The Indian Supreme Court on Monday ruled that Article 370 which guaranteed special status to Indian Illegally Occupied Jammu and Kashmir (IIOJK) was a temporary provision and that the occupied territory was an ‘integral part’ of the country.
Indian Prime Minister Narendra Modi-led government in August 2019 unilaterally abrogated the special status of the occupied valley and deployed tens of thousands of troops in a bid to ward off protests against the illegal move.
According to media reports, a batch of petitions challenged the abrogation of Article 370 of the Constitution and a five-judge bench led by Chief Justice of India (CJI) Dhananjaya Yeshwant Chandrachud heard the matter for 16 days and reserved its verdict on September 5.
The Indian CJP-led bench announced the verdict today and held that the occupied territory became an integral part of India “which is evident from Article 1 and 370 of the constitution”.
The top court also upheld the Indian government’s decision to abrogate the disputed region’s semi-autonomous status, stating that the IIOJK “does not have internal sovereignty”.
The Indian Supreme Court also directed the country’s election commission to conduct elections in IIOJK by September 2024.
By repealing Article 370 of the constitution, people from the rest of India were given the right to acquire property in the disputed territory and settle there permanently.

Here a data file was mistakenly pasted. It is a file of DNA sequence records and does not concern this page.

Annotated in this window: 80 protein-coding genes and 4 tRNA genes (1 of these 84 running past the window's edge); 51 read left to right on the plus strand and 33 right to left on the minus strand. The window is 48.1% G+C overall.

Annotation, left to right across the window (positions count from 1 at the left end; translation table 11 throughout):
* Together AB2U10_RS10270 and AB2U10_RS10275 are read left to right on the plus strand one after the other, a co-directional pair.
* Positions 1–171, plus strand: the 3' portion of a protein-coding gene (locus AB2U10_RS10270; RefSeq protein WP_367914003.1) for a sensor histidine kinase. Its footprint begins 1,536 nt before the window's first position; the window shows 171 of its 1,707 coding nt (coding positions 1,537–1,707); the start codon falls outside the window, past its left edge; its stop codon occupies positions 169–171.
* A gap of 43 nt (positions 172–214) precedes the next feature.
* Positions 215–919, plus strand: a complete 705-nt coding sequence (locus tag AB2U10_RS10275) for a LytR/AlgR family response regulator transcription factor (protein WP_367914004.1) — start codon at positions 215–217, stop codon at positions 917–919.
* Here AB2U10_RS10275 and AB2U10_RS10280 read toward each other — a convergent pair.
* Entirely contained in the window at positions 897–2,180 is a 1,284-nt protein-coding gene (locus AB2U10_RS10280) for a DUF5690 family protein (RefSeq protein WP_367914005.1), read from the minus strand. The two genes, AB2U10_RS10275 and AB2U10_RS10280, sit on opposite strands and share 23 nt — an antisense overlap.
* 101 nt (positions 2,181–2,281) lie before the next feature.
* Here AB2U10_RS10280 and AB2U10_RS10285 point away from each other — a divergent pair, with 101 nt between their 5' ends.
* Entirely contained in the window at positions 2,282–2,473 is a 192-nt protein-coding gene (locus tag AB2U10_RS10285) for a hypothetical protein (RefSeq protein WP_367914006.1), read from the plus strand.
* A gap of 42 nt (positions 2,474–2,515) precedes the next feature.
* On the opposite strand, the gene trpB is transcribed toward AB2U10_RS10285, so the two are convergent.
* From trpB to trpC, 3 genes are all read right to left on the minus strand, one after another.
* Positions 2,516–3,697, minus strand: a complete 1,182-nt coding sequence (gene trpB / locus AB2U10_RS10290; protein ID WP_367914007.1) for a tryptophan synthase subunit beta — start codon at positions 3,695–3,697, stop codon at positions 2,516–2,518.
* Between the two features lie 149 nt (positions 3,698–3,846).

Kashmiris see the move as an attempt to dilute the demographics of Muslim-majority Kashmir with Hindu settlers.
Pakistan had strongly condemned the move and vowed to “exercise all possible options to counter the illegal steps” taken by India.
India has for decades stationed more than half a million soldiers in the Himalayan disputed territory.
The suspension of IIOJK’s semi-autonomous status allowed Indians from elsewhere to buy land and claim government jobs there, a policy denounced by critics as “settler colonialism”.
Many residents and critics say that authorities have since curbed media freedoms and public protests in a drastic curtailment of civil liberties.
Modi’s government has defended the decision in the court, saying the change had brought “peace, progress and prosperity” to the restive territory.
Consolidating New Delhi’s rule over the IIOJK has long been a key plank of Modi’s Hindu nationalist Bharatiya Janata Party (BJP).